Research outline - Laboratory of Motor and Sensory Systems

Within: Bosch Institute, Discipline of Physiology

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Overview of research program

The cause of sporadic Parkinson’s disease, which accounts for 90-95% of cases, is unknown. One of the principal fields of research into Parkinson’s disease is investigation into the nature of the underlying pathologies. These are important as they may give us some clue as to what might be triggering the disease. In particular these pathologies include, increased levels of oxidative stress, loss of dopaminergic neurons, the presence of protein inclusions known as Lewy Bodies, selective deficits in complex I of the mitochondrial electron transport chain, decreased levels if the antioxidant glutathione, increased levels of iron, increased levels of apoptosis and increased levels of microglial activation.

In addition to these, another important consideration is not only what pathologies exist but where they occur. Patholigical changes have been shown to occur over a larger number of regions in the brain including, the dorsal motor nucleus of the vagus nerve, the olfactory bulb, the locus coeruleus, the lower raphae nuclei, the adjoining reticular formation, the central subnucleus of the amygdala, the tegmental pedunculopontine nucleus and magnocellular nuclei of the basal forebrain. Later, the changes spread to the substantia nigra pars compacta, the temporal cortex, the insular and cingulate cortices as well as the temporal cortex.
Lastly the disease is progressive and is observed to spread over the brain for up to 30 or more years. Taken together, then, we see that there are a large number of pathological mechanisms, occurring in a large number of brain regions over a very long space of time. It is highly unlikely that all of these pathologies occur in each of the brain regions involved at each time point, independently of one another. It is therefore likely that they are instead triggered by a single insult. We hypothesize that this insult initiates a cascade of events which then progresses independently of the initial trigger.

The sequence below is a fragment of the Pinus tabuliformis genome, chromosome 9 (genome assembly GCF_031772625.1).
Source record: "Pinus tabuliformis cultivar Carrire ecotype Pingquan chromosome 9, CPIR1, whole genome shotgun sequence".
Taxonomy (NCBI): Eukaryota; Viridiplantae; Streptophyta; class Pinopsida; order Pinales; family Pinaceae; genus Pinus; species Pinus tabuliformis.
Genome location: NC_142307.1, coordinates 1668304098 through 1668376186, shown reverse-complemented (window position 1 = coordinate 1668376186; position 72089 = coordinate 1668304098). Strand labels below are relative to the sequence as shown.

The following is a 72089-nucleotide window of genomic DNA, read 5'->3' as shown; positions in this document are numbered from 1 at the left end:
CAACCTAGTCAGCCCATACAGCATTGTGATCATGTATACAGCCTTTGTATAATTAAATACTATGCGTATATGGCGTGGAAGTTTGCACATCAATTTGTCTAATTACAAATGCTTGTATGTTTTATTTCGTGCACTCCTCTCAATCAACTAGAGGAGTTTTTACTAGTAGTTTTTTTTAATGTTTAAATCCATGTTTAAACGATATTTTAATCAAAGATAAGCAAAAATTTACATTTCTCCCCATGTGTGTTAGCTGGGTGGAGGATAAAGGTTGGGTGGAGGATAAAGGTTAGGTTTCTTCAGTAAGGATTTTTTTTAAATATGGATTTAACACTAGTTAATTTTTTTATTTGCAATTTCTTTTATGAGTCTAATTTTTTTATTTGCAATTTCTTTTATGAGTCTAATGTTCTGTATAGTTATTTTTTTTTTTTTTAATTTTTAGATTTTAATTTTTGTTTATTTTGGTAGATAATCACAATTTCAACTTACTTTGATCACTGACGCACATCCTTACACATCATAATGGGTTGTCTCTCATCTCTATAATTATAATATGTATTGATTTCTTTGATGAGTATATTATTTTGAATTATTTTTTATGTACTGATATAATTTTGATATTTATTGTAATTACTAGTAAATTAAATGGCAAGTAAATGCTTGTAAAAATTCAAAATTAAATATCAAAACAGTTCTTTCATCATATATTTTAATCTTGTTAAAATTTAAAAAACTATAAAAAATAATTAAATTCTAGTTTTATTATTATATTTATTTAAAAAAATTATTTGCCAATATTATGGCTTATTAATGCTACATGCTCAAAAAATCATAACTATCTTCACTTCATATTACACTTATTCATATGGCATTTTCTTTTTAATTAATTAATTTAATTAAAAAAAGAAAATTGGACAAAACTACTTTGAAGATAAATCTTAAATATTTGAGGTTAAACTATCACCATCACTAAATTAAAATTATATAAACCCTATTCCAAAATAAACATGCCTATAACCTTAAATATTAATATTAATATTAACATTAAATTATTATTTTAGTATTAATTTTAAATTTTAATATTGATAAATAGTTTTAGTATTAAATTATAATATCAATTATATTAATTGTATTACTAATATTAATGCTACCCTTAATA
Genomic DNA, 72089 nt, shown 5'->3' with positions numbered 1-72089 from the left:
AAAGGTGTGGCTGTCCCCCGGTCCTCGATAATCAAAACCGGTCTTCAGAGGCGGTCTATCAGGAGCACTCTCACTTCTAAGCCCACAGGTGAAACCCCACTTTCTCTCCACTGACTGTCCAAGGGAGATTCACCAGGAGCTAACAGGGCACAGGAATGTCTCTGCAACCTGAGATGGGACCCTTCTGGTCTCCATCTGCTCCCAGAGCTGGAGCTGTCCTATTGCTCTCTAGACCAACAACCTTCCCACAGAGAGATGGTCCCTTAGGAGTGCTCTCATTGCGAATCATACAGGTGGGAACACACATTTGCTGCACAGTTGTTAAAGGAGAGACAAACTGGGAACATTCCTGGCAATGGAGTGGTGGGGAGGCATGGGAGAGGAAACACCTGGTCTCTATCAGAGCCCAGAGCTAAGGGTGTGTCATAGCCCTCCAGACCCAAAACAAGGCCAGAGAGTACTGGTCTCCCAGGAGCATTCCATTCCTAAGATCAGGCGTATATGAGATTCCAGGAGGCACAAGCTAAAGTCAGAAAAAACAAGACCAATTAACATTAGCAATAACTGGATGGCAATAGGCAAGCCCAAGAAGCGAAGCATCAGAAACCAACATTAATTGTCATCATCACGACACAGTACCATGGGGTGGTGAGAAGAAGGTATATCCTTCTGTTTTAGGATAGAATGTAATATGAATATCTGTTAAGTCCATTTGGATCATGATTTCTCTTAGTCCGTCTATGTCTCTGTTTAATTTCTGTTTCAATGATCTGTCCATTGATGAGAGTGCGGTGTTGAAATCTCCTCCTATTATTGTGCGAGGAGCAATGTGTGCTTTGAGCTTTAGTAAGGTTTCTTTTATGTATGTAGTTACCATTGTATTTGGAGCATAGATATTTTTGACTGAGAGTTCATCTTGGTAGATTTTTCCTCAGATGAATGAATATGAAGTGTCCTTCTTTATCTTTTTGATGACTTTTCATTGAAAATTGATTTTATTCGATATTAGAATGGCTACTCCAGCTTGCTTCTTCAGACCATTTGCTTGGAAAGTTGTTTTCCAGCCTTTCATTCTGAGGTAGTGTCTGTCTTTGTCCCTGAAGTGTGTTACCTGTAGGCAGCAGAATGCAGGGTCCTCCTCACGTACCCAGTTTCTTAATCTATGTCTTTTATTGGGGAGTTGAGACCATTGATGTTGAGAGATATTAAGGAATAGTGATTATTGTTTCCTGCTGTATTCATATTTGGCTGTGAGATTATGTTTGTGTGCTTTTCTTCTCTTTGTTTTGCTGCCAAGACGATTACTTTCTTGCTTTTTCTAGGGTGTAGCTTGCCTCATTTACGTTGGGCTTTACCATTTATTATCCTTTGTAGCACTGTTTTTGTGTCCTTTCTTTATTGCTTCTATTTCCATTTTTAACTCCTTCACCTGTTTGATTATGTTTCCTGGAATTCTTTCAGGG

Since the disease has been progressing for 30 or more years in human Parkinsonian patients by the time their brain is available to study, it is difficult, if not impossible, to examine the early initiating events in the human. Instead a model of possible initiating events must be created to see if the pathologies associated with Parkinson’s disease are recreated as a result of our hypothesized trigger.
One possible initiating trigger of Parkinson’s disease we are examining at present is a reduction in the number or function of astrocytes. In order to do that we are ablating astrocytes in the substantia nigra, a principal site of neurodegeneration in the Parkinsonian brain. If this mechanism is involved in the initiation of human Parkinson’s disease then we would expect that the pathologies associated with the disease would be initiated by this single insult. At present we are engaged in perfecting the technique of astrocyte ablation in addition to examining brain tissue to see if any associated pathologies have occurred as a result of astrocyte dysfunction. To date these have included, loss of dopaminergic neurons and metabolic changes as detected by cytochrome oxidase histochemistry. We will also examine for increased levels of active caspase 3 (marker for early apoptosis), TUNEL (late apoptosis) and complex I histochemistry (to examine for specific complex I deficit). We also need to know more about the nature of astrocytes in parts of the brain affected by Parkinsonian neurodegeneration, and so are in the process of investigating this cell type in more detail.

Selected publications

Truong L. Allbutt H. Kassiou M. Henderson JM. Developing a preclinical model of Parkinson's disease: a study of behaviour in rats with graded 6-OHDA lesions. Behavioural Brain Research. (2006)169(1):1-9

Allbutt HN. Henderson JM. Use of the Narrow Beam Test in the Rat, 6-hydroxydopamine model of Parkinson’s Disease. Journal of Neuroscience Methods. (2007) 159(2):195–202

Henderson JM. Schleimer SB. Allbutt H. Dabholkar V. Abela D. Jovic J. Quinlivan M. Behavioural effects of parafascicular thalamic lesions in an animal model of parkinsonism. Behavioural Brain Research. (2005) 162(2):222-32

Oehrn C. Allbutt HN. Henderson JM. Effect of ventrolateral thalamic nucleus lesions in the unilateral 6-hydroxydopamine rat model. Behavioural Brain Research (2007) 183(1):67-77

Leaver KR, Allbutt HN, Creber NJ, Kassiou M, Henderson JM. Oral pre-treatment with epigallocatechin gallate in 6-OHDA lesioned rats produces subtle symptomatic relief but not neuroprotection. Brain Research Bulletin (2009) In press